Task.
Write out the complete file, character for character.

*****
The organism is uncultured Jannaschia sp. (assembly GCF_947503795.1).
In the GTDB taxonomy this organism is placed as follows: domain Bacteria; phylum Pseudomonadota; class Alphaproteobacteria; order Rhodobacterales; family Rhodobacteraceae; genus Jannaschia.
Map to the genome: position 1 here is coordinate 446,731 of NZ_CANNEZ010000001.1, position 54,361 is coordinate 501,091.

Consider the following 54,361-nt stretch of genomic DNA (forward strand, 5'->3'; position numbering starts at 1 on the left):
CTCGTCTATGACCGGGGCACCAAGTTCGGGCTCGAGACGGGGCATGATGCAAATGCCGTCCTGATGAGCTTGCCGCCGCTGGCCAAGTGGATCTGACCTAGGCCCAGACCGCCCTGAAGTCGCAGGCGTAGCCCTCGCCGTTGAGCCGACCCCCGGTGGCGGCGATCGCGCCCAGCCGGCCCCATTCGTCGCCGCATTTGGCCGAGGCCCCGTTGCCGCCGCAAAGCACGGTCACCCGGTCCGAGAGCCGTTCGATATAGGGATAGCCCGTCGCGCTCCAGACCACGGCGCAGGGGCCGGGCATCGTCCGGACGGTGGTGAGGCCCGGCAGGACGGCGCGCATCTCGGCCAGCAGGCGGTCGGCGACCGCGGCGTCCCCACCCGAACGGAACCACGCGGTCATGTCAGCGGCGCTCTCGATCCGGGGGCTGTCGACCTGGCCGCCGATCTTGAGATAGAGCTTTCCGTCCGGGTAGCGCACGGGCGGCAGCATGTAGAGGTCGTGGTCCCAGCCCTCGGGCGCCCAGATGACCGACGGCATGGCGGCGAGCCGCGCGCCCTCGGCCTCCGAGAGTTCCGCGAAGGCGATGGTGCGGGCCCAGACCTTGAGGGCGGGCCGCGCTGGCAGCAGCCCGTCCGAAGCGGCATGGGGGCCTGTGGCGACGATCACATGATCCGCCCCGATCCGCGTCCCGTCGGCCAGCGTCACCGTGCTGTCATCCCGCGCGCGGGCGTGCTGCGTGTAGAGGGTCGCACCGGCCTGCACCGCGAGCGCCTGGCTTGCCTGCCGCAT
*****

The organism is uncultured Jannaschia sp. (assembly GCF_947503795.1).
In the GTDB taxonomy this organism is placed as follows: domain Bacteria; phylum Pseudomonadota; class Alphaproteobacteria; order Rhodobacterales; family Rhodobacteraceae; genus Jannaschia.
Map to the genome: position 1 here is coordinate 446,731 of NZ_CANNEZ010000001.1, position 54,361 is coordinate 501,091.

Consider the following 54,361-nt stretch of genomic DNA (forward strand, 5'->3'; position numbering starts at 1 on the left):
CTCGTCTATGACCGGGGCACCAAGTTCGGGCTCGAGACGGGGCATGATGCAAATGCCGTCCTGATGAGCTTGCCGCCGCTGGCCAAGTGGATCTGACCTAGGCCCAGACCGCCCTGAAGTCGCAGGCGTAGCCCTCGCCGTTGAGCCGACCCCCGGTGGCGGCGATCGCGCCCAGCCGGCCCCATTCGTCGCCGCATTTGGCCGAGGCCCCGTTGCCGCCGCAAAGCACGGTCACCCGGTCCGAGAGCCGTTCGATATAGGGATAGCCCGTCGCGCTCCAGACCACGGCGCAGGGGCCGGGCATCGTCCGGACGGTGGTGAGGCCCGGCAGGACGGCGCGCATCTCGGCCAGCAGGCGGTCGGCGACCGCGGCGTCCCCACCCGAACGGAACCACGCGGTCATGTCAGCGGCGCTCTCGATCCGGGGGCTGTCGACCTGGCCGCCGATCTTGAGATAGAGCTTTCCGTCCGGGTAGCGCACGGGCGGCAGCATGTAGAGGTCGTGGTCCCAGCCCTCGGGCGCCCAGATGACCGACGGCATGGCGGCGAGCCGCGCGCCCTCGGCCTCCGAGAGTTCCGCGAAGGCGATGGTGCGGGCCCAGACCTTGAGGGCGGGCCGCGCTGGCAGCAGCCCGTCCGAAGCGGCATGGGGGCCTGTGGCGACGATCACATGATCCGCCCCGATCCGCGTCCCGTCGGCCAGCGTCACCGTGCTGTCATCCCGCGCGCGGGCGTGCTGCGTGTAGAGGGTCGCACCGGCCTGCACCGCGAGCGCCTGGCTTGCCTGCCGCAT